Technical director Dr Andrew McDermott said: “Many ceramics manufacturers have been adversely affected by the impact of COVID-19 on hospitality businesses, so we welcome the continued financial support announced today to help that sector back onto its feet, including the extension of the job retention scheme.

“However, we would have liked to see the extension of financial support into the supply chains of badly hit sectors (for example hospitality, aviation, construction and retail) to avoid compounding the economic damage and assist recovery.

“Our members who supply the construction industry will welcome the extended stamp duty holiday and the 95 per cent mortgage guarantee. We were also pleased to hear that companies will be able to cut their tax bill by claiming 130 per cent of their spend on new machinery.

“We had hoped that the Chancellor would announce more explicit support for UK manufacturers, including a commitment to buy British wherever possible, and we are concerned that freeports using tariff-free imported materials to assemble a product, such as in off-site construction, will seriously undermine domestic manufacture.”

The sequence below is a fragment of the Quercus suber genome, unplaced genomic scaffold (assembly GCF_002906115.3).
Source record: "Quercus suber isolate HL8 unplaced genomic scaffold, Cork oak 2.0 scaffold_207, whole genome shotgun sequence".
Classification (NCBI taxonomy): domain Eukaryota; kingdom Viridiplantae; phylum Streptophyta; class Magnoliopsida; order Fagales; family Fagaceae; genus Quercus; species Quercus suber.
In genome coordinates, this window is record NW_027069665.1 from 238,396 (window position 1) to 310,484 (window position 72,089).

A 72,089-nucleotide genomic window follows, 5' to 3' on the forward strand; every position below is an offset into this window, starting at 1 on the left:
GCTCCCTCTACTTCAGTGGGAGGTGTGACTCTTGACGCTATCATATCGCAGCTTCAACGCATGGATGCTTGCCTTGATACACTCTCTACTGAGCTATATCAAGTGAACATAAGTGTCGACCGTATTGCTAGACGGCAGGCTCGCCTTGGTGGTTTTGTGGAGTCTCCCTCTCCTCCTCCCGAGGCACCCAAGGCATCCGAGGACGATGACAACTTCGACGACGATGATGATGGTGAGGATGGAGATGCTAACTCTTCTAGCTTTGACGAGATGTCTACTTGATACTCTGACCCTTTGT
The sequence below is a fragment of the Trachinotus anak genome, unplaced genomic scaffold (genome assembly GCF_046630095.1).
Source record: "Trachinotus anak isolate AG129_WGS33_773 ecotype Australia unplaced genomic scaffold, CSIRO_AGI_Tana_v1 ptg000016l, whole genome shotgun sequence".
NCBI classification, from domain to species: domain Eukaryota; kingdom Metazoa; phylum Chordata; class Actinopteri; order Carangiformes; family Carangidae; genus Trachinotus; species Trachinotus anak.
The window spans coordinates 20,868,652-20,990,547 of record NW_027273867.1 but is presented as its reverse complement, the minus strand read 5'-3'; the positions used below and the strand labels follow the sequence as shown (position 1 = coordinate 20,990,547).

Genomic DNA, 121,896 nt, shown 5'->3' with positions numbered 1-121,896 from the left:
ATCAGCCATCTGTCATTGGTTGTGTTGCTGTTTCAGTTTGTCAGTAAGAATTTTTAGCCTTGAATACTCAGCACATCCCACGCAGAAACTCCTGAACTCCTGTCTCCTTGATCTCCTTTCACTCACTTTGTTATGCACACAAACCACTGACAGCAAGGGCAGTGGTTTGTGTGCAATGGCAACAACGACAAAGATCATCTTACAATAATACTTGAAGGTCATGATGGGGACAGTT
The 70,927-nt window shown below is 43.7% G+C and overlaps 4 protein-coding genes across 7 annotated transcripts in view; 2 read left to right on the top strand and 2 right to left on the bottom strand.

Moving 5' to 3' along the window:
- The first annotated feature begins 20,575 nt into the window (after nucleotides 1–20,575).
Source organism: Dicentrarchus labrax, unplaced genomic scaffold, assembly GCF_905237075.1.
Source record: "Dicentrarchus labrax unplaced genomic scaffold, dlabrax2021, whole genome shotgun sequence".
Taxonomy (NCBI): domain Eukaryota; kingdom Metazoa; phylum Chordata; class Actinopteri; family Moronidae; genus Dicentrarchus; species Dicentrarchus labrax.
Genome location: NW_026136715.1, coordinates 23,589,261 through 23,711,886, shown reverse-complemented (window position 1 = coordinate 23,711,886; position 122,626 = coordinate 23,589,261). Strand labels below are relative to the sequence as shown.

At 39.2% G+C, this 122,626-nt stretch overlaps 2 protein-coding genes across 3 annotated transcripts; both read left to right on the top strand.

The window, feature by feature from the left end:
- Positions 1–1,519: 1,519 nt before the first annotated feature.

Ceramics leaders call on Government to “buy British” ahead of March Budget

CERAMIC industry trade association the British Ceramic Confederation has called for the Government to back UK manufacturers ahead of next week’s Budget.

The organisation, which represents more than 90 per cent of the UK ceramic industry’s manufacturing capacity, wants the Government to “use every opportunity to buy British” and to promote UK manufactured goods internationally.

Before the COVID-19 pandemic, the Confederation’s 90 member companies directly employed more than 17,500 people and generated annual sales of £1.6bn (including more than £0.6bn of exports), with 57 per cent of exports going to the EU.

In their representation to the Chancellor, Rishi Sunak, the Confederation has called for a range of measures to help the ceramics sector recover from the effects of the COVID-19 pandemic and grow trade post- Brexit, as well as supporting the sector in the Government’s goal to decarbonise the UK economy by 2050.

These include:

* the extension of financial support to the supply chains of sectors badly affected by Covid